A couple of months ago I returned to the city after long travels overseas. It was the end of February, and Mumbai’s typically unspectacular winter was drawing to a close. My urban farm had survived, cared for by family in my absence. Turmeric and sweet potato I had planted the previous year had become lush with foliage and ripe with root.
And I knew it was time to get back to my own roots again….
So here’s the first fully-grown turmeric plant that I set my sights on…
….and this is what the sweet potato patch looked like.
Turmeric plants take 8-10 months to develop good roots. Sweet potato can mature faster and have ripe roots even at 6 months. One sign of maturity is drooping, yellowing leaves. When that occurs, you could stop watering for a few days to dry out roots before harvest, or skip the struggle with hard, root-bound earth and go the watery way. So with a tub of water by my side and well-worn gloves on my hands, I set forth! Not for the fastidious, harvesting roots can be a thoroughly messy, and immensely interesting experience!
Cannonball sized sweet potatoes, wet earth and muck – and I’m lovin’ it!
Time for turmeric…Wait! Could that gooey stuff be edible???
Spiffed up and goo-free, this bunch looks ready to party!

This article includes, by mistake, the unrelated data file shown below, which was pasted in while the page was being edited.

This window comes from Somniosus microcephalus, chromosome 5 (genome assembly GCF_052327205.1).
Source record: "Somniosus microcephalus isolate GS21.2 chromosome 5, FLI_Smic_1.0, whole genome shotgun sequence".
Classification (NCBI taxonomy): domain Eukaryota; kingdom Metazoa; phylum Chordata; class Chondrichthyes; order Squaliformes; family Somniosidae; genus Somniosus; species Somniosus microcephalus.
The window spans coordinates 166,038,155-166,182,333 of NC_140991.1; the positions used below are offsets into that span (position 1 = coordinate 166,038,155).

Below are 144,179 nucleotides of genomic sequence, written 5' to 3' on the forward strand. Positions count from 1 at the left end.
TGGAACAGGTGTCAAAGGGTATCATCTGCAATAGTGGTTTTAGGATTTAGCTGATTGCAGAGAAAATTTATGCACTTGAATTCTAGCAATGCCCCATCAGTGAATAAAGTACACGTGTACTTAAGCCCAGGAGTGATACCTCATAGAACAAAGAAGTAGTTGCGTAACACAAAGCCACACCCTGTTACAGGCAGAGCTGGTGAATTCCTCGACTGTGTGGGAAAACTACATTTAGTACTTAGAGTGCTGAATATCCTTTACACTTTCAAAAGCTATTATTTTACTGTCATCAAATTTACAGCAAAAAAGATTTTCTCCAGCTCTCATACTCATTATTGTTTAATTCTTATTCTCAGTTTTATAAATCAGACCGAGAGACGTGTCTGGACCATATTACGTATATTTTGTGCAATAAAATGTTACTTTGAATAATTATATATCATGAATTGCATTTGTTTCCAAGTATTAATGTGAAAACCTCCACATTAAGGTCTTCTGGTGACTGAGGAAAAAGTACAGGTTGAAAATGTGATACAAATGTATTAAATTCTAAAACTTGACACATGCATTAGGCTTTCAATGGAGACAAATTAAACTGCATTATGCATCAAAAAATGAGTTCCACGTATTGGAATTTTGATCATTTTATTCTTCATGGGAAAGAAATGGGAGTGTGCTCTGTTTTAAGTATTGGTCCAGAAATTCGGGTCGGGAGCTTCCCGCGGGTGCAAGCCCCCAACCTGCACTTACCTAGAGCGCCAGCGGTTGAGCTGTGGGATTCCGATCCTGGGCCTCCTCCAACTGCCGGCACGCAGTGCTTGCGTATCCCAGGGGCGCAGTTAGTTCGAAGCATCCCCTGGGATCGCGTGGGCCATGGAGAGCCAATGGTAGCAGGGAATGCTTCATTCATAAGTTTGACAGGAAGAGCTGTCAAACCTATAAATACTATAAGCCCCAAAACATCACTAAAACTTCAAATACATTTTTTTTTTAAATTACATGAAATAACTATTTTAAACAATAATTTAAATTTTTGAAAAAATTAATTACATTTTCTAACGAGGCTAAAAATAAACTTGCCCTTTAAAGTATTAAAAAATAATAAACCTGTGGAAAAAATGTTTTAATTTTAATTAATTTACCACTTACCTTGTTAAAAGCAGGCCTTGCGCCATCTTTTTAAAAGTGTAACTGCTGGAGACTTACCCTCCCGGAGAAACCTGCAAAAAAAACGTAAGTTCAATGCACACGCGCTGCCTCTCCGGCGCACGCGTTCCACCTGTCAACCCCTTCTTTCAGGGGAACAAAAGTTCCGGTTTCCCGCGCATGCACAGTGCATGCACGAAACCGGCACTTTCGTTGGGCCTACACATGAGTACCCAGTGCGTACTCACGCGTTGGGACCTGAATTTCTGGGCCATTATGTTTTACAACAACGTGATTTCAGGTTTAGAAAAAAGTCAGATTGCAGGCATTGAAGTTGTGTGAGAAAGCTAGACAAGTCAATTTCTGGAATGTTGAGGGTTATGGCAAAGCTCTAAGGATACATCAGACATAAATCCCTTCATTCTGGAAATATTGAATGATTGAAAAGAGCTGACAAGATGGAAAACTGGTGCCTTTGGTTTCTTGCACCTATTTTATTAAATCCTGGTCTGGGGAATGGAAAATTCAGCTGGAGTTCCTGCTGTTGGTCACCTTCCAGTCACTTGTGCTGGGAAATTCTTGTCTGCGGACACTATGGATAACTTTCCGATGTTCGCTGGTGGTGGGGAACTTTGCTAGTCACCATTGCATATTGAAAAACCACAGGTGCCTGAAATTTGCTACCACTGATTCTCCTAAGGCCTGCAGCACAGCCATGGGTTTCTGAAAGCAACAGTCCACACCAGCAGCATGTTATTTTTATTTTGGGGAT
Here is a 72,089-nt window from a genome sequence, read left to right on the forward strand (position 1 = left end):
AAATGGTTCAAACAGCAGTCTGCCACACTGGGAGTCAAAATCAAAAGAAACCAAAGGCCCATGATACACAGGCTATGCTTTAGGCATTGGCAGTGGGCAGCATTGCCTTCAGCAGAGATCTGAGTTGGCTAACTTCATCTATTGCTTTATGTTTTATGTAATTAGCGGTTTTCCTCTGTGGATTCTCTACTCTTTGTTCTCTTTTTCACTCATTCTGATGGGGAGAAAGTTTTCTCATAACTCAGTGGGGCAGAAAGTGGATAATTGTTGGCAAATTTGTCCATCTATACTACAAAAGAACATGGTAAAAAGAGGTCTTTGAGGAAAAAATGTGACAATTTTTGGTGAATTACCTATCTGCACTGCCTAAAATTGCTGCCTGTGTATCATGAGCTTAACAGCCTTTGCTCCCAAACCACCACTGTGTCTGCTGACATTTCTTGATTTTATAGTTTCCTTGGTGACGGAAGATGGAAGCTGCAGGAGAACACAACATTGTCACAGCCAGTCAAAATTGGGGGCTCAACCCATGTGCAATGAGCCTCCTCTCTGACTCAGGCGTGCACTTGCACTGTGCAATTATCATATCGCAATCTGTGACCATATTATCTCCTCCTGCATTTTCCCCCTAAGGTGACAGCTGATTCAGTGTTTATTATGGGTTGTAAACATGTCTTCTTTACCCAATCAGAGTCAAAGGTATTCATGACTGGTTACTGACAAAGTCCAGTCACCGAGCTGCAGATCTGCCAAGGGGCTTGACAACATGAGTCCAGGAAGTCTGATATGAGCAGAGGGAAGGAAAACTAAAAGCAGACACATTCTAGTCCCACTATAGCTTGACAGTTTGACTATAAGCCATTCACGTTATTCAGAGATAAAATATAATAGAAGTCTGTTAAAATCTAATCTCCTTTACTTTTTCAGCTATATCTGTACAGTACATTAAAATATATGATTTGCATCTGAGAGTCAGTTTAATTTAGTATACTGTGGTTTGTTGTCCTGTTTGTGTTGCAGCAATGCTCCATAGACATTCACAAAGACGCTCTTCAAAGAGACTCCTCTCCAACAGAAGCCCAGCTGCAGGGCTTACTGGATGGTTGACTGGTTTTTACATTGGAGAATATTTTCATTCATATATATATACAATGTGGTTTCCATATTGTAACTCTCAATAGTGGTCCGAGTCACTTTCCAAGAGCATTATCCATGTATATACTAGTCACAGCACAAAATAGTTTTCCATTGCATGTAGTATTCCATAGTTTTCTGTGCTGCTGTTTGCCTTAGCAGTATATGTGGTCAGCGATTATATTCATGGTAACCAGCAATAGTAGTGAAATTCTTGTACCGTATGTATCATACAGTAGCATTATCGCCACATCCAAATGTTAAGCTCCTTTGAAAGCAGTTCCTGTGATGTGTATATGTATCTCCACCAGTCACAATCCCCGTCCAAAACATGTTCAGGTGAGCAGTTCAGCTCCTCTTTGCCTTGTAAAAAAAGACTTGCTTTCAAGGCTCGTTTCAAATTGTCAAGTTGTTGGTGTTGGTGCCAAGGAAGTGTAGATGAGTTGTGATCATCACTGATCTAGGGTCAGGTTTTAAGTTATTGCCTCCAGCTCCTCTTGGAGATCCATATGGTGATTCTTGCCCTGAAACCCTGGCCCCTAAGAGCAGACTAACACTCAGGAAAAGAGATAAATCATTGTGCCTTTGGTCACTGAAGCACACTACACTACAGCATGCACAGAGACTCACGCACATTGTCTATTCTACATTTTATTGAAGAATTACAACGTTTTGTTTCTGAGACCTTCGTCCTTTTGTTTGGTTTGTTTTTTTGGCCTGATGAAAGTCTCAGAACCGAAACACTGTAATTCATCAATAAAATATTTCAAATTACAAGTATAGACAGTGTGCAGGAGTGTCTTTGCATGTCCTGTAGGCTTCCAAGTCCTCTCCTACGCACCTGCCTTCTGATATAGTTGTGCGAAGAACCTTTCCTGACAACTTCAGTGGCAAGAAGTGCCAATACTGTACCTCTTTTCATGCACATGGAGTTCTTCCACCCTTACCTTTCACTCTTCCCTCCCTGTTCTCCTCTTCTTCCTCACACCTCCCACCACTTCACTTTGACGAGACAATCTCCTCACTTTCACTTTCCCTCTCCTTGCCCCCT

And a stiff haircut later…check out my golden roots of pure goodness!
Turmeric and sweet potato are some of the easiest plants to grow in Mumbai’s climate. They look great in your garden, need very little fussing, give you fun times at harvest, and the satisfaction of wholesomeness in the food you eat. I can vouch for the fact that the sweet potatoes we grow taste far better than commercially grown ones. And the turmeric roots which we then sliced, boiled, dried and pulverised, is pure and heady in scent, rich in taste and imbued in an orange color so heartstoppingly deep – completely unlike the timid, pale ochre variants of store bought turmeric powder. It made me wonder what exactly it was that I took for turmeric powder all these years. What adulterated contaminants had I been ingesting every time turmeric was added to our curries? Quite obviously, a lot. If you don’t believe me, ask your parents or grandparents who may have lived through a simpler age of self-grown, organic and wholesome farm food….
So now you know! And you could just take up the challenge and grow some turmeric yourself to see the difference!
Until the next time then, have fun as you grow!